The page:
The debut feature of US filmmaker-duo Scott McGehee and David Siegel is a pristine-looking psychological forensics of an individual's confused identity, shot in widescreen black-and-white cinematography, SUTURE has its unmissable neo-noir panache awash but also undeniably undercut by its slight story-telling stratagem.
McGehee-Siegel’s conceit is surprising and madcap, the purportedlyidentical half-brothers Vincent Towers (a dour-looking Harris) and Clay Arling (Haysbert) arediametrically different in their appearances (the racial distinction strikes as a self-aware but caustic jape), which at once impels viewers to suspend our disbelief and blatantly dissociates its scenario from any pretension of realism, as if to declare in its opening: don’t trust what you've seen.
Truly, what we see is a rather simple identity-swapping scheme goes amiss, after murdering his minted father, Vincent plots to liquidate Clay, his doppelgänger half-brother, whose existence is conveniently sealed from the outside, thus Clay would be the whipping boy passing off as Vincent, guilty and perished, then the real Vincent can return as Clay to claim his munificent inheritance. The plan is seamless a priori, but miraculously Clay survives the car comb and ends up with a disfigured visage and severe amnesia. Treated by Dr. Renee Descartes (Harris) to reconstruct his face, now believing he is Vincent, Clay’s memory has to take a longer divagation to recover his true identity under the psychoanalysis of Dr. Max Shinoda (Shimono), who is welded together with the image ofRorschach test and passes wisdom in shrink's parlance by rote, and it goes without saying, the real Vincent will not have Clay usurping his heirdom for too long, danger and myth (for instance, what is the ulterior motive of Vincent’s recently widowed mother Alice Jameson,played by an elegantly dressed, seemingly benignant Dina Merrill?) are hovering like dark cumuli, and the film's ending sternly keeps the lid on its barbed irony of Clay’s ultimate choice.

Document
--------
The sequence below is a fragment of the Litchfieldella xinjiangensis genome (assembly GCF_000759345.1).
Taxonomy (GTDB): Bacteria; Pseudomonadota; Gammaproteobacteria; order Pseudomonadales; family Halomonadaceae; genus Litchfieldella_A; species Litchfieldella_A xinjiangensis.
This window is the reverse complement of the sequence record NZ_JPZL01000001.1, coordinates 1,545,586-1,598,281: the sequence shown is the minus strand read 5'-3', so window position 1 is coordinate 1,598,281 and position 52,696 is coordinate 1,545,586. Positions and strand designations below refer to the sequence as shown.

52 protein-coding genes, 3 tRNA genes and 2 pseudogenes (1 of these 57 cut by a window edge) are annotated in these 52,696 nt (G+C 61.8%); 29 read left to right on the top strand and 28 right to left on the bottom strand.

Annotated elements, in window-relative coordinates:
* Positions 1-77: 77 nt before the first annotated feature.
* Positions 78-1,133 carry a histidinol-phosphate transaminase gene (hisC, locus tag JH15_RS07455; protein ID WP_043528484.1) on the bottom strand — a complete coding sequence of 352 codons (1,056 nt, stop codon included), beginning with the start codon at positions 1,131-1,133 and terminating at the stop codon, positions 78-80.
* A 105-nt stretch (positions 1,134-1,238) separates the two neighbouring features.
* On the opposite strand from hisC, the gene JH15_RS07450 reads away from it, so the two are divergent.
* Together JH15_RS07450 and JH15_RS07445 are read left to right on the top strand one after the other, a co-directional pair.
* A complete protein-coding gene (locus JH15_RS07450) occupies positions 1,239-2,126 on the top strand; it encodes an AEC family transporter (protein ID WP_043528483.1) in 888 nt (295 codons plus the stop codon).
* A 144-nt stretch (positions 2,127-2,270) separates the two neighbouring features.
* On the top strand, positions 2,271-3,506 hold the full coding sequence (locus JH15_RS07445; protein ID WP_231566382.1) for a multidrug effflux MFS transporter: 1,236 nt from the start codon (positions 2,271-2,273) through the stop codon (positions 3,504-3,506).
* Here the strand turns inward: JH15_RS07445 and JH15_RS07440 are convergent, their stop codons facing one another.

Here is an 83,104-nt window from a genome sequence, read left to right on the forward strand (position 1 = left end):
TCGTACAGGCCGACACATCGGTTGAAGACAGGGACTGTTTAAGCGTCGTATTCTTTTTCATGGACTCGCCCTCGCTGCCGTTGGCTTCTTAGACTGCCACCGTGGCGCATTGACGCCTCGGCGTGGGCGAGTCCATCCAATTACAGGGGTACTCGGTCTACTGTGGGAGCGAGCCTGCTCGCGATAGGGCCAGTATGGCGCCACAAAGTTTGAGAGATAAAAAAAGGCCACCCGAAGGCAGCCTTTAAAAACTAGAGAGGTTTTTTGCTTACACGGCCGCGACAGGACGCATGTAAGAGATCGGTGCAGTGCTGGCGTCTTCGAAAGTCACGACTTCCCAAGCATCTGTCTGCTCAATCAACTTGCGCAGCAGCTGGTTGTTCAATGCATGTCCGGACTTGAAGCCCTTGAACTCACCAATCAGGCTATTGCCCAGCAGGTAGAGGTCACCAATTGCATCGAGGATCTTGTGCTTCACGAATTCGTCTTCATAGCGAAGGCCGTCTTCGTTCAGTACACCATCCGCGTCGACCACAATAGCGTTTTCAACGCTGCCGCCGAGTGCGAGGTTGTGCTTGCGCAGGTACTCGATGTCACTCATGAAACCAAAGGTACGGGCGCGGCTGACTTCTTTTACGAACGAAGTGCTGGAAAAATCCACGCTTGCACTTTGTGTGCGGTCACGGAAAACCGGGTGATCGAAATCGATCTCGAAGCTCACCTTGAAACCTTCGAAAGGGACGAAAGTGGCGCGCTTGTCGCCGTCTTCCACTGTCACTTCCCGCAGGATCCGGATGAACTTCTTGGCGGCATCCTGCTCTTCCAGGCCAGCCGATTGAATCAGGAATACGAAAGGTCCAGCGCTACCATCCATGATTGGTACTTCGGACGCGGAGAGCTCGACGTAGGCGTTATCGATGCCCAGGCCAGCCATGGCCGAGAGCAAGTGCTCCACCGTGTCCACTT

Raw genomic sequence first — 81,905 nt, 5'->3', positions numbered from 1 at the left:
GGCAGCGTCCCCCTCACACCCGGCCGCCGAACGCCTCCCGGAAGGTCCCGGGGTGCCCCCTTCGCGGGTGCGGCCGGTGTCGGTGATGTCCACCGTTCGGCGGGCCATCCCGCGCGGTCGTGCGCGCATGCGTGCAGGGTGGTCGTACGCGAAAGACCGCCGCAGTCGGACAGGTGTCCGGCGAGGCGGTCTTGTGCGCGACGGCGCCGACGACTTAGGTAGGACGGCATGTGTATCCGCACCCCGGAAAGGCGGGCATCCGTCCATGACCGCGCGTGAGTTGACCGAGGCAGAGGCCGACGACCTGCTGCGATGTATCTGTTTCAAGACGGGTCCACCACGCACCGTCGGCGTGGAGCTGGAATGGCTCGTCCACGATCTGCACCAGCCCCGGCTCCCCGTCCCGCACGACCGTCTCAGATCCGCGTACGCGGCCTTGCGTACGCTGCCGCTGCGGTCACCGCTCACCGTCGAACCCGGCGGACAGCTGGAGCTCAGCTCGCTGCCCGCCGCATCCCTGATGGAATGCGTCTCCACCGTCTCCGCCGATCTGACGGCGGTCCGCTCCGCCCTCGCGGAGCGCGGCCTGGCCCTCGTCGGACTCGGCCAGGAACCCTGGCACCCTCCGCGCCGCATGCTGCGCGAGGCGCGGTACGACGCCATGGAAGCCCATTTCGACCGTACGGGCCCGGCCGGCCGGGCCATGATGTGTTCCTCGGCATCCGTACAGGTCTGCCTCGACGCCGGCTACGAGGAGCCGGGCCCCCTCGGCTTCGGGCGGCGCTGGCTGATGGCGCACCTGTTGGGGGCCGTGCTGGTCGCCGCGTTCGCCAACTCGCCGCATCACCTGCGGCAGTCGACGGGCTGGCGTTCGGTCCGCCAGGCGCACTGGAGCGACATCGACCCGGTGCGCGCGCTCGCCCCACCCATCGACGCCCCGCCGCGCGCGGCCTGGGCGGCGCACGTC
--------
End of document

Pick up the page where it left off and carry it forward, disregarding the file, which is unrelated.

In lieu of salting the plot,McGehee-Siegel duo resolves to making the mark of their cinematic style with their puny budget ($900,000). Potentially intensified by the sagacious choice of monochrome, the film emanates a beguiling retro-experimental flair with its punctiliously arranged compositions, high contrasted lighting and shades (inside thepost-modern edifice equipped with bedsheet-covered furniture and unadorned walls functioning as Vincent's clinical abode)and jumpy montages.
Another boon to this glossy debut is Dennis Haysbert, a straight-up leading man material endowed with virility, sensibility and fine fettle, who totally has it in him to rival Denzel Washington’s prominent status in Hollywood only if we were living in a world of justice, and SUTURE, at any rate, is the bona-fides of the overlooked standing ofMcGehee-Siegel’s oeuvre.
referential points:McGehee-Siegel’s WHAT MAISIE KNEW (2012, 7.6/10), THE DEEP END (2001, 7.7/10); Georges Franju’s EYES WITHOUT A FACE (1960, 7.6/10).